In the hills of Bir Billing, the international paragliding site, is Avva’s Cafe, serving home-cooked South Indian meals.
“She loved cooking but most of all, she loved it when everyone she cooked for enjoyed her grandmother’s secret recipes. Years flew by and now she had a little one of her own. He grew up on his Avva’s yummy delicacies and his great grandmother’s stories….. Avva got a piece of her home and childhood with her to the hills. Today nestled between the hills, all she wants from the bottom of her heart is for everyone to experience her ageless recipes. Full of memories, flavours and of course, love…,” read the opening lines of the menu card at Avva’s Cafe, in Bir Billing in Kangra.
Avva in colloquial Telugu language means mother. At the heart of India’s most sought after paragliding site, Bir Billing in Kangra (Himachal Pradesh) – a sleepy little town with more than 80 cafes and bakeries, Buddhist monasteries, Tibetan shops and rainbow skies with paragliders in every hue flying like birds – stands the unique Avva’s Cafe- Flavours of Southern India.
At “Parindon Ki Nagri” Bir Billing (known as the village of birds with a para-glider in every home), Avva’s Cafe is the only pure vegetarian place serving authentic South Indian meals, cooked by Sunanda Dikonda (48), who runs the cafe with her husband Anil Dikonda (60). Their son Suraj, an advertising professional in Delhi, “gifted” her the cafe after recognising her cooking skills. The couple, natives of Andhra Pradesh, were initially reluctant to move to the hills in North, leaving their city Pune, but agreed later.
“It took eight months for our son to convince us to shift here and leave our city Pune. He wanted his mother to serve her authentic and sumptuous South Indian meals to people in the North. He visited Bir Billing on a trip and thought of this idea to open a cafe for his Avva (mom). Today tourists are amazed when they see a pure vegetarian South Indian cafe here,” says Anil Dikonda, adding that open now for about a year, the cafe has created a fan following of its own with home-cooked delicacies made by his wife.
Anil, who left his transport business in Pune, laughs and says, “The most difficult task in running a South Indian cafe in hills is to procure coconuts and curry leaves. Without coconut chutney, South Indian flavours are incomplete. We get them from Delhi in bulk.”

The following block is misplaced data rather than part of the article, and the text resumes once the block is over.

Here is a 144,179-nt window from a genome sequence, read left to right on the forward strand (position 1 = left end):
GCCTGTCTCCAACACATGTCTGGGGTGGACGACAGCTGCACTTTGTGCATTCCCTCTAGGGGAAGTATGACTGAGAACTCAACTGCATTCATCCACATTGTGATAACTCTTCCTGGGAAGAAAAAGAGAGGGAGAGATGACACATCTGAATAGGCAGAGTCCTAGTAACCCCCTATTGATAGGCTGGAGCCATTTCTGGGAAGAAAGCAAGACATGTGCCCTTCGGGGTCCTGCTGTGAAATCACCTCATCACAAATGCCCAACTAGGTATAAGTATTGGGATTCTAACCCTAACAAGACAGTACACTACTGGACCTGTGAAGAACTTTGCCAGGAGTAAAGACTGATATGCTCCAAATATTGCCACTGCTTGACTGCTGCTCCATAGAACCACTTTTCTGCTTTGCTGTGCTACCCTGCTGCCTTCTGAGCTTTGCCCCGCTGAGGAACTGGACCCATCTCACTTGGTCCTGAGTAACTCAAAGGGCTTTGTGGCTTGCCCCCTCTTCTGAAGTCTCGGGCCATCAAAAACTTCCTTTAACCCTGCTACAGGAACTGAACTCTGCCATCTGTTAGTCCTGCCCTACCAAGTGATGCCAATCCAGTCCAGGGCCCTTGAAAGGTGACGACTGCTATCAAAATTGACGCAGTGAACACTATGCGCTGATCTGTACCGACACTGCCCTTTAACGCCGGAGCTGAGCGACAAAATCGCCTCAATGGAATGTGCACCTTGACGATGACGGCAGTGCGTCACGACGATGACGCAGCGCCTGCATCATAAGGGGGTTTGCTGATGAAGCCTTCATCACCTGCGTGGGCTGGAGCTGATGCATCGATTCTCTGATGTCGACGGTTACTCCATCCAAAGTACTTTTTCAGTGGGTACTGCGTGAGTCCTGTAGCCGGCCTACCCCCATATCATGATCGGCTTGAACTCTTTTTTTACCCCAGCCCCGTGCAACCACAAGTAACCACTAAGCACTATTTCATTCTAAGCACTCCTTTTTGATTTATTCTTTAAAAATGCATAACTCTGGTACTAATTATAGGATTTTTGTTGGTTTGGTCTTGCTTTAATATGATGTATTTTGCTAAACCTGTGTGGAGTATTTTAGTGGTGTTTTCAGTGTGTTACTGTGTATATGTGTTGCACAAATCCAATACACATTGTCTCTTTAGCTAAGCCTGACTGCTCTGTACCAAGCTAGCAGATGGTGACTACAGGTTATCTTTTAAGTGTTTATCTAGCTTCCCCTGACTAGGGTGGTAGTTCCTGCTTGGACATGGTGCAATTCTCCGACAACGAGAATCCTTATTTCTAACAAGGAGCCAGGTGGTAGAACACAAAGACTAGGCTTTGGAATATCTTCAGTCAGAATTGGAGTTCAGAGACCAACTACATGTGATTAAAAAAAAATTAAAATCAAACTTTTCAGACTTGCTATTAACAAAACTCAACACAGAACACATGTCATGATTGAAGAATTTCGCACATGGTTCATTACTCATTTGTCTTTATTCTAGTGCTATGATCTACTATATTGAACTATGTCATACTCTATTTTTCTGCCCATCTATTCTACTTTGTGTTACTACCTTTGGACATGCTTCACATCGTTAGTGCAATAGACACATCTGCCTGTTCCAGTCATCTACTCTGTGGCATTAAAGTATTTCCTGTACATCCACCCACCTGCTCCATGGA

The strong aroma of cardamom, mustard seeds, spices and lemons, coconuts and sandalwood incense sticks provides the authentic South Indian flavours. As for the interiors, there are wooden benches to sit and these are placed on stone pebble flooring.
Sunanda says that each recipe is from her grandmother’s kitchen and she even prepares the ‘sambhar masala’ on her own, using different spices and condiments, to get the authentic flavour.
Chettinad dosa (with tamarind masala flavors), podi dosa (with ground dry spices), Maysore dosa, Ghee roast dosa, puligara rice, Avva’s special dosa, Omaa rice, uligadda poha, podi idli sambhar, chettinad uttapam, paayasam- every South Indian dish is given a new twist by Sunanda and meals range from Rs 100 to 300. The traditional South Indian drink ‘rasam’ with boiled chana is served complimentary alongside. “We also prepare meals without onion and garlic for people who demand that,” she says.
“There is just one USP of this cafe, and it is that there is nothing ready-made here. I prepare everything on my own,” says Sunanda. “I get the biggest reward when some customers hug me and say flavours reminded them of their mother or grandmother,” she says with a smile.
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